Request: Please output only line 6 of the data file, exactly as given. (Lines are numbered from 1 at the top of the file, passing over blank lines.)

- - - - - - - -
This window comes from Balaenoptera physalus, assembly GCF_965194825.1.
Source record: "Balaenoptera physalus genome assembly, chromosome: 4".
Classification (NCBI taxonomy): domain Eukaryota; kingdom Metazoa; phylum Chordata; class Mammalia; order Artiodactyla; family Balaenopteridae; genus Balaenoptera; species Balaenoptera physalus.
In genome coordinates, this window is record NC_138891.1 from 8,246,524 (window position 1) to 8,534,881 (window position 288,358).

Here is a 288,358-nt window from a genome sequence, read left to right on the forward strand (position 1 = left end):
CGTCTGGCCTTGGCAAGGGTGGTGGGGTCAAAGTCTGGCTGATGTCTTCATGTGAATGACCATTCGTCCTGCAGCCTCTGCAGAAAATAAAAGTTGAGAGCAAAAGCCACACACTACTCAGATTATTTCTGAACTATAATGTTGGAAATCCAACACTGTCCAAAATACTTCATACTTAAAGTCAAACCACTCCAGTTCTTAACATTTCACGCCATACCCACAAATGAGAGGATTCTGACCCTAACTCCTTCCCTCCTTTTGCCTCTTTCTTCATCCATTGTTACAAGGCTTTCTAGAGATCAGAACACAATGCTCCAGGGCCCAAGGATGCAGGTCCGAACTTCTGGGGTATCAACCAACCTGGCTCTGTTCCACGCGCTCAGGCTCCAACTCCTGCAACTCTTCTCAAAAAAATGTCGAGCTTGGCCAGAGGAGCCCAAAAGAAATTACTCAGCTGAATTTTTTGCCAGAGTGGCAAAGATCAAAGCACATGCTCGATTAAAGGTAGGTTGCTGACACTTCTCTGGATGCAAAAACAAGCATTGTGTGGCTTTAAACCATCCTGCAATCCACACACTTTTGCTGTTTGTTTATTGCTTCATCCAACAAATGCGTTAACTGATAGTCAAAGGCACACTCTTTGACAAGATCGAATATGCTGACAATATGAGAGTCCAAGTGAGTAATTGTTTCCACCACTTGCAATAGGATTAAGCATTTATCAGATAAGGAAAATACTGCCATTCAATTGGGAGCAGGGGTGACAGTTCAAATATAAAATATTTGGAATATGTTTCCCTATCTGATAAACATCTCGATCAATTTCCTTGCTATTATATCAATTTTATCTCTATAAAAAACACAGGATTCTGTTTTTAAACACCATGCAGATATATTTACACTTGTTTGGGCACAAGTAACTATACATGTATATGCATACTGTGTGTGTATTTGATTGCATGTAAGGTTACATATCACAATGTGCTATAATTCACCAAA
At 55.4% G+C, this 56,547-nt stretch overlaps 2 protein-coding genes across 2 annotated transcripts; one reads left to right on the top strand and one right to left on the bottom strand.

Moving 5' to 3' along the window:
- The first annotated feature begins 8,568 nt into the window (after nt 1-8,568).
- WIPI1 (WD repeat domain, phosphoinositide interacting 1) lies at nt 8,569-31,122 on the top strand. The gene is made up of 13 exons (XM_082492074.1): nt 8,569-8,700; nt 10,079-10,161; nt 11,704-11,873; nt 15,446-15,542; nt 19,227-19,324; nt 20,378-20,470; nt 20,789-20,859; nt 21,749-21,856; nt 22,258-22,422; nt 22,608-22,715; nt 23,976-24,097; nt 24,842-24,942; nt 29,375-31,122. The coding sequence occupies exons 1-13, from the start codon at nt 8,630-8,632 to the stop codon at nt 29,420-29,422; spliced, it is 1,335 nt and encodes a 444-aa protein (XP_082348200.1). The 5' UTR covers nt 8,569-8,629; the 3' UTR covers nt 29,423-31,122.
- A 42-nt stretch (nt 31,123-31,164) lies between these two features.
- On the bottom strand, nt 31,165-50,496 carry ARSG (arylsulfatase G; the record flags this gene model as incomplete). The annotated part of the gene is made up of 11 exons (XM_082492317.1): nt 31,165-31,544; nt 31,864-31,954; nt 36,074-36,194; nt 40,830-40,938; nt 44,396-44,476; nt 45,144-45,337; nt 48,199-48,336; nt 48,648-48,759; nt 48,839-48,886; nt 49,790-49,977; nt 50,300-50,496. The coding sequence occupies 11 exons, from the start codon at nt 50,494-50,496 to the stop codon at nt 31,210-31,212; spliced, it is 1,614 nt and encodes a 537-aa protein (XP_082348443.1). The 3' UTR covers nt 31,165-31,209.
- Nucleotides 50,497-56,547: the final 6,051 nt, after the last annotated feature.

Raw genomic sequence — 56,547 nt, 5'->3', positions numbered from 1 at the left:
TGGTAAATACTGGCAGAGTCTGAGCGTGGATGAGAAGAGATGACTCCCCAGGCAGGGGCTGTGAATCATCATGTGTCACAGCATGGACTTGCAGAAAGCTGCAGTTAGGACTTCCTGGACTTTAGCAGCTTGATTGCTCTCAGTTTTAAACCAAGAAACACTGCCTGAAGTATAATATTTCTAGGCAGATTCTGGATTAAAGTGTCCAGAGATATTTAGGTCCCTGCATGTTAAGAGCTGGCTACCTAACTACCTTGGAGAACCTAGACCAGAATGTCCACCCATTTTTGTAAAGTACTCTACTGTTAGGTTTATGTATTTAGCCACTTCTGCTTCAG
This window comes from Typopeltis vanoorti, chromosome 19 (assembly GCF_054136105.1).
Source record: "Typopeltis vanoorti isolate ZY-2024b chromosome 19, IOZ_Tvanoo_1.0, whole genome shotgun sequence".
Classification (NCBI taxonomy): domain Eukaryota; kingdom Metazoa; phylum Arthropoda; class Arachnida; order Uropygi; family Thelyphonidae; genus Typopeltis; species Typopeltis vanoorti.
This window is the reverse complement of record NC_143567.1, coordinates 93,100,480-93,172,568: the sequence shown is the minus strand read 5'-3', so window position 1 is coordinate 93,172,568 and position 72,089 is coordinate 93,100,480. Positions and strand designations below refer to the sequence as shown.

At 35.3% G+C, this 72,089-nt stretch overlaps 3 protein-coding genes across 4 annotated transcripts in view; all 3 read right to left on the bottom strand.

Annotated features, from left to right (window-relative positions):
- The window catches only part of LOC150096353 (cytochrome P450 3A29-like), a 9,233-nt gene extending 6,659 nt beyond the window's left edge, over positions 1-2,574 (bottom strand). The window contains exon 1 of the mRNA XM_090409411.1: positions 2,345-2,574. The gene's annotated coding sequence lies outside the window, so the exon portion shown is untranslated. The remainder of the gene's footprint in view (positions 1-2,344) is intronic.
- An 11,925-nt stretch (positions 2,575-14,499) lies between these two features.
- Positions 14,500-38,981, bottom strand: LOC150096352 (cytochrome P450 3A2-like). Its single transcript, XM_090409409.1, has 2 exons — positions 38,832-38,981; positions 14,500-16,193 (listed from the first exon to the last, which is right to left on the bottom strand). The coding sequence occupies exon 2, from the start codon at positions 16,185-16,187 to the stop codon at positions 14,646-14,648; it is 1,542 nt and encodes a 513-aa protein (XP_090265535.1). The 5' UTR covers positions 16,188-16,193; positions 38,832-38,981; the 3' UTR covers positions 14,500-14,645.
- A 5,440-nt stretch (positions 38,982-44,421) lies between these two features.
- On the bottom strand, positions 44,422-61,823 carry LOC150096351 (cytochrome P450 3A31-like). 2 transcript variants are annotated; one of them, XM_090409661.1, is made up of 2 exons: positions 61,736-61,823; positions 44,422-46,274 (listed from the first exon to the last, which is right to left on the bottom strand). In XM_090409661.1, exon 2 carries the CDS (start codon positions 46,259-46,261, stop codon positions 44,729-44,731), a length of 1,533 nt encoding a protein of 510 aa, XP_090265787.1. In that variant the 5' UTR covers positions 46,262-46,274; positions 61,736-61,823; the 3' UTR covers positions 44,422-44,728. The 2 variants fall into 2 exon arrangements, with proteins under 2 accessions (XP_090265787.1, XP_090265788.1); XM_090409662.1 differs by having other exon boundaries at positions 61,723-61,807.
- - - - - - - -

CGTCTGGCCTTGGCAAGGGTGGTGGGGTCAAAGTCTGGCTGATGTCTTCATGTGAATGACCATTCGTCCTGCAGCCTCTGCAGAAAATAAAAGTTGAGAGCAAAAGCCACACACTACTCAGATTATTTCTGAACTATAATGTTGGAAATCCAACACTGTCCAAAATACTTCATACTTAAAGTCAAACCACTCCAGTTCTTAACATTTCACGCCATACCCACAAATGAGAGGATTCTGACCCTAACTCCTTCCCTCCTTTTGCCTCTTTCTTCATCCATTGTTACAAGGCTTTCTAGAGATCAGAACACAATGCTCCAGGGCCCAAGGATGCAGGTCCGAACTTCTGGGGTATCAACCAACCTGGCTCTGTTCCACGCGCTCAGGCTCCAACTCCTGCAACTCTTCTCAAAAAAATGTCGAGCTTGGCCAGAGGAGCCCAAAAGAAATTACTCAGCTGAATTTTTTGCCAGAGTGGCAAAGATCAAAGCACATGCTCGATTAAAGGTAGGTTGCTGACACTTCTCTGGATGCAAAAACAAGCATTGTGTGGCTTTAAACCATCCTGCAATCCACACACTTTTGCTGTTTGTTTATTGCTTCATCCAACAAATGCGTTAACTGATAGTCAAAGGCACACTCTTTGACAAGATCGAATATGCTGACAATATGAGAGTCCAAGTGAGTAATTGTTTCCACCACTTGCAATAGGATTAAGCATTTATCAGATAAGGAAAATACTGCCATTCAATTGGGAGCAGGGGTGACAGTTCAAATATAAAATATTTGGAATATGTTTCCCTATCTGATAAACATCTCGATCAATTTCCTTGCTATTATATCAATTTTATCTCTATAAAAAACACAGGATTCTGTTTTTAAACACCATGCAGATATATTTACACTTGTTTGGGCACAAGTAACTATACATGTATATGCATACTGTGTGTGTATTTGATTGCATGTAAGGTTACATATCACAATGTGCTATAATTCACCAAA